We were lucky enough to get 30 minutes of Hillary Weiss’ crazy busy schedule to ask her about her tips and tricks for helping small and medium-sized brands stand out online. Soak up these wise words from Hillary right now – and follow her on Twitter for thoughts and musings. Because that whole “finding a voice” thing is easier said than done.

Before we get started ““ let’s hear a little bit about how you got your start in the world of branding.

I started my business when I was 22. I wanted to be a journalist, and I interned at my community newspaper. And then I discovered the world of PR, where I met one of my first mentors, Alexandra Franzen. My first gig with Alexandra was transcribing strategy sessions with her clients ““ so I got to learn the ropes fast.

Tell me a bit about the businesses you work with today.

I work with a wide range of businesses ““ but my sweet spot is personality-driven brands that strive to do things differently. I often help them identify what makes them unique, and show them how to tell their one-of-a-kind story to their audience. I also work with many people in the creative and coaching spheres as well.

Let’s jump into the good stuff. What makes a good brand voice a great brand voice?

This boils down to one word that I am always repeating to my clients: clarity! It’s clarity in three parts: offer, message, and differentiation. Simply put ““ people want to know what you’re selling, why it’s great, and why you’re better than the competition. If you want to see clarity done well, browse the content of Warby Parker, Glossier, and Susie Carder. They know what it takes to connect with the right people.

The brands you mention are backed by a ton of talent and resources. What’s the first step businesses doing it on their own or working with a marketing partner should take when they want to hit their stride?

Let’s use the example of a sock company. It’s important that you sit down with your co-owners and ask:

  1. What makes our brand truly different? Is it the quality of the socks, or the fact that you give out free socks to the homeless? Is it the aesthetic?
  2. Who are the clients that we don’t want? How can we communicate in a way that discourages them, and encourages our target buyer?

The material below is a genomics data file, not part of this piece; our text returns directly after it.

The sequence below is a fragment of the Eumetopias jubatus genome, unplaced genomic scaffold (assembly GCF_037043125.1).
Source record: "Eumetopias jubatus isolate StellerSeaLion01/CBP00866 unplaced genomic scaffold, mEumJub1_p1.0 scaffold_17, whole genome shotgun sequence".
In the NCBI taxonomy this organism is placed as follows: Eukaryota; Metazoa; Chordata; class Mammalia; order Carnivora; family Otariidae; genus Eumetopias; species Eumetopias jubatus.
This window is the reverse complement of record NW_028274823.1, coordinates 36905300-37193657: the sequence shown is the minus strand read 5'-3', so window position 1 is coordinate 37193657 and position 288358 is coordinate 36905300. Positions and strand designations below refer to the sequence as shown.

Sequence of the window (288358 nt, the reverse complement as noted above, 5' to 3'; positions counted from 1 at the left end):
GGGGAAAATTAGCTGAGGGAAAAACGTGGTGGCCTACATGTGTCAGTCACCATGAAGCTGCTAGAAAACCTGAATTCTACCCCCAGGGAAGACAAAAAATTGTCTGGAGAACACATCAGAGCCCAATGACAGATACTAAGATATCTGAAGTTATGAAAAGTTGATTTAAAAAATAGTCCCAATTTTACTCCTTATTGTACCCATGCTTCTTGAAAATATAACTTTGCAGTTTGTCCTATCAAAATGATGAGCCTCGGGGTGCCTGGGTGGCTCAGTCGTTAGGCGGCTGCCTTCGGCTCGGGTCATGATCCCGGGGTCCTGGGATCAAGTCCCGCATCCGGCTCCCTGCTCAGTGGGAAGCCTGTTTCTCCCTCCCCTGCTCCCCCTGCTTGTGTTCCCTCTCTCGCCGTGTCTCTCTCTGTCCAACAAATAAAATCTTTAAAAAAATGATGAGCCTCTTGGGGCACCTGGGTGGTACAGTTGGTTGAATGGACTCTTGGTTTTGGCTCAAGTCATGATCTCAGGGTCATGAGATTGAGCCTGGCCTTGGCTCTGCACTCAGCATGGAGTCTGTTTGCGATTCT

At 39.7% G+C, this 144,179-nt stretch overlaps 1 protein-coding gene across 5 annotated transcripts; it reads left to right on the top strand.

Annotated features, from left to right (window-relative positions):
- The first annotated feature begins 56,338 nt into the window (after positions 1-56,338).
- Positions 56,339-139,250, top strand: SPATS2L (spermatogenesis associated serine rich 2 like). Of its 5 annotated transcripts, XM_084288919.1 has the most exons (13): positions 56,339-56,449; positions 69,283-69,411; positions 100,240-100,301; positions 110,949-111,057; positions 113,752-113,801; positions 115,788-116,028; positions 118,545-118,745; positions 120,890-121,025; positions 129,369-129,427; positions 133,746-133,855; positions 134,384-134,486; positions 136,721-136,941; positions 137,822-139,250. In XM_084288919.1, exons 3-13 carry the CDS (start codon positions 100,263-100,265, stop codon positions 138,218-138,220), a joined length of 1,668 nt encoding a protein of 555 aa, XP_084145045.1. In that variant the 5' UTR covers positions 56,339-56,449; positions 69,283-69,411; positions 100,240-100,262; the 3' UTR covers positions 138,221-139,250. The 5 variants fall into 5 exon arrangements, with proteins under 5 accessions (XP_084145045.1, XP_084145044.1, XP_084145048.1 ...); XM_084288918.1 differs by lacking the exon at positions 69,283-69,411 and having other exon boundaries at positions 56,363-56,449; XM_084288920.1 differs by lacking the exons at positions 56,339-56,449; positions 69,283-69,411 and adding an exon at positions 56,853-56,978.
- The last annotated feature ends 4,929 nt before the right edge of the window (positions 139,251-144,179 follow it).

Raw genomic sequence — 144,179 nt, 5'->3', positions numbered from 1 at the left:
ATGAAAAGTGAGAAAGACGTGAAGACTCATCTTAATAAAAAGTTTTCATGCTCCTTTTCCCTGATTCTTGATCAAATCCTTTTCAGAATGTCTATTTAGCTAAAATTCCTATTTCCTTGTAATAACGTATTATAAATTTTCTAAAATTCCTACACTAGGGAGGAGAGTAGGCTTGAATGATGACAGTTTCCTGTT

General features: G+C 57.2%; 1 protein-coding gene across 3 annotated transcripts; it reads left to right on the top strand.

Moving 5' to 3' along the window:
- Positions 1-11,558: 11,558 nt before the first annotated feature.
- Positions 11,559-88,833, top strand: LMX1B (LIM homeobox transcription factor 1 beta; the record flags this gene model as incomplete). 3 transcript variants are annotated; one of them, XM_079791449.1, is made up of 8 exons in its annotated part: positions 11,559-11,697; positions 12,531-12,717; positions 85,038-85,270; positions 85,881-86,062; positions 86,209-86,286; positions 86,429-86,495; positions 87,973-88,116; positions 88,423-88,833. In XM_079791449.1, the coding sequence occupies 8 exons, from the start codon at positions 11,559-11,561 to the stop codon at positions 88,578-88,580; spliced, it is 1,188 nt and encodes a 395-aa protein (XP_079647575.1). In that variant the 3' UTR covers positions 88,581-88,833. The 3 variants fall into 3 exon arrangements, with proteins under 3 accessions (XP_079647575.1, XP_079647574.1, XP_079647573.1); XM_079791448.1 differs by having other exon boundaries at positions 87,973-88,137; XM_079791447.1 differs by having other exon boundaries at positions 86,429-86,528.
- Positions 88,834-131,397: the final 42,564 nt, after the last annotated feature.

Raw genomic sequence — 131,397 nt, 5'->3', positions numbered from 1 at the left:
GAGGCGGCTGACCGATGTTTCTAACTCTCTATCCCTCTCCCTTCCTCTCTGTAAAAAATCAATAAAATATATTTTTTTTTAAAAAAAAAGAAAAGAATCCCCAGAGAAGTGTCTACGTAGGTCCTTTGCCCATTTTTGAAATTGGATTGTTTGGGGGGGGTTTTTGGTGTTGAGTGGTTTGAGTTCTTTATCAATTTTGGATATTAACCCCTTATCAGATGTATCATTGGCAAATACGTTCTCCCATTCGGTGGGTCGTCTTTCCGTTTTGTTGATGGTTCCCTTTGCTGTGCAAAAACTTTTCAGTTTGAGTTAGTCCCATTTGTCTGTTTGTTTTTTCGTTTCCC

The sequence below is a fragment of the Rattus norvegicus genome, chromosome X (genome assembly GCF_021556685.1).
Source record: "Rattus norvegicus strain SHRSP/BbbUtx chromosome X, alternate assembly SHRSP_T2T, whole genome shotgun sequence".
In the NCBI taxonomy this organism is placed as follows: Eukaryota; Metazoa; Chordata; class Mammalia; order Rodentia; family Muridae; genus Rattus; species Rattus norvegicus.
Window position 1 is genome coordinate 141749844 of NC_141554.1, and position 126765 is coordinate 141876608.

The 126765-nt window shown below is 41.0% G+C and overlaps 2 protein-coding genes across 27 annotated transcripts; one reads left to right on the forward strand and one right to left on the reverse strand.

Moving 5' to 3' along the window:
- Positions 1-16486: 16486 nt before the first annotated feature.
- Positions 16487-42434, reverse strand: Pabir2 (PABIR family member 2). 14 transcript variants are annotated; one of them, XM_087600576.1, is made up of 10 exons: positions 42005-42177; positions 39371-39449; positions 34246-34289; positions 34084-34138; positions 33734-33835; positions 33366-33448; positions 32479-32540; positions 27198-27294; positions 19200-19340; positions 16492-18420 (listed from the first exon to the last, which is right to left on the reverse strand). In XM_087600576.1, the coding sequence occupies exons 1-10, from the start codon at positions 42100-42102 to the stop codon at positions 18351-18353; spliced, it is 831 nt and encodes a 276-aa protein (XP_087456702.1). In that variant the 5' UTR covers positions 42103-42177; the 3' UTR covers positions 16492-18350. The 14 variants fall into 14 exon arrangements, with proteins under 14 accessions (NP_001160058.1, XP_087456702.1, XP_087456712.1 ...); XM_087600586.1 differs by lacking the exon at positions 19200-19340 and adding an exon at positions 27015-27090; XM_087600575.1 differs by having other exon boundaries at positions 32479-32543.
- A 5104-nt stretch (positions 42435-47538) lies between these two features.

3. What are we for and against in our industry? Do you want to talk about social and political issues?

It might seem strange to put an emphasis on the clients you don’t want buying your product or service — but brands who do this are the most memorable. You achieve this by taking a clear stance on issues far beyond what you’re selling. The result? You start building an engaged audience. Having 200 evangelists is so, so much more effective than 10,000 people who only tune in to what you’re saying sometimes, at best. Too often, the branding process becomes about mass appeal ““ which ends up resulting in muddled, unclear, and generic messages.

When it comes to producing content, building a blog and creating content for social media channels might seem out of reach for many businesses. What’s your recommended process for newbies?

The first order of business is to create an editorial calendar. This is essentially a schedule of when you can post content, and it’s fine to start small. For the actual content ““ keep in mind that written blogs are excellent for SEO, so try to get a couple of evergreen pieces on your site. You can always outsource this production to a local freelancer or work with a marketing partner if you don’t have a resident word nerd. Videos are also easy to produce, and they can be posted on your blog with bullet-point summaries. In the age of Instagram Live, videos don’t have to be super polished and professional ““ appearing authentic is an asset! The most important factor that should guide what you create is value: make sure you’re always giving your audience useful information.

During our Growth Lab events in cities across the U.S. ““ we talk about the concept of “Thinking Like an App” — which encourages local businesses to apply principles that big brands use to connect with consumers. What’s your go-to “Think Like an App” tactic for your clients?

No matter what you’re going to do, test it before going all in! Don’t revamp your entire brand without taking a few aspects for a spin, first. For example, if you want to mirror the way a business such as Dominos keeps their customers in the loop about their upcoming delivery, instead of building an entirely new technology, opt for a simpler and more cost-effective approach, like live text updates with key pieces of information. No two audiences are the same ““ so taking your genius ideas for a test drive is crucial!

For more of Hillary’s Weiss’ wise words, check out her blog. And listen to her episode of The Growth Lab Show for even more of Hillary.

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